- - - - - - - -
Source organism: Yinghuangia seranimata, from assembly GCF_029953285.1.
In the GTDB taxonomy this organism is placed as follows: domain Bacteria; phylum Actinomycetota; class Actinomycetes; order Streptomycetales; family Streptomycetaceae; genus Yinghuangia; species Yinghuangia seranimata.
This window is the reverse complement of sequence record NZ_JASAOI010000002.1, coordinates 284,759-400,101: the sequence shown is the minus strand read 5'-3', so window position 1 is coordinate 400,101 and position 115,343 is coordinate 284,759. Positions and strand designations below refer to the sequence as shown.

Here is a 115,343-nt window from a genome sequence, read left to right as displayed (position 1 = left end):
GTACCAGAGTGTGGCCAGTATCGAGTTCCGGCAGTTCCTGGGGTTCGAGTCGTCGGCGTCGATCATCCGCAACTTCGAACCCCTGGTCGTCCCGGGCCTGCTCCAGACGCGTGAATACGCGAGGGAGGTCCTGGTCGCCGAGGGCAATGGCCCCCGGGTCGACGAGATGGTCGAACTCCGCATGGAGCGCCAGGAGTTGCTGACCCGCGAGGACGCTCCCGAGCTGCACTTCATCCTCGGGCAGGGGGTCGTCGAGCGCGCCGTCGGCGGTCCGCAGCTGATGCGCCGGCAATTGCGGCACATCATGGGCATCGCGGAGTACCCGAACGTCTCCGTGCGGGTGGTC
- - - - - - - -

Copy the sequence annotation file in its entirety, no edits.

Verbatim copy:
Source organism: Yinghuangia seranimata, from assembly GCF_029953285.1.
In the GTDB taxonomy this organism is placed as follows: domain Bacteria; phylum Actinomycetota; class Actinomycetes; order Streptomycetales; family Streptomycetaceae; genus Yinghuangia; species Yinghuangia seranimata.
This window is the reverse complement of sequence record NZ_JASAOI010000002.1, coordinates 284,759-400,101: the sequence shown is the minus strand read 5'-3', so window position 1 is coordinate 400,101 and position 115,343 is coordinate 284,759. Positions and strand designations below refer to the sequence as shown.

Here is a 115,343-nt window from a genome sequence, read left to right as displayed (position 1 = left end):
GTACCAGAGTGTGGCCAGTATCGAGTTCCGGCAGTTCCTGGGGTTCGAGTCGTCGGCGTCGATCATCCGCAACTTCGAACCCCTGGTCGTCCCGGGCCTGCTCCAGACGCGTGAATACGCGAGGGAGGTCCTGGTCGCCGAGGGCAATGGCCCCCGGGTCGACGAGATGGTCGAACTCCGCATGGAGCGCCAGGAGTTGCTGACCCGCGAGGACGCTCCCGAGCTGCACTTCATCCTCGGGCAGGGGGTCGTCGAGCGCGCCGTCGGCGGTCCGCAGCTGATGCGCCGGCAATTGCGGCACATCATGGGCATCGCGGAGTACCCGAACGTCTCCGTGCGGGTGGTC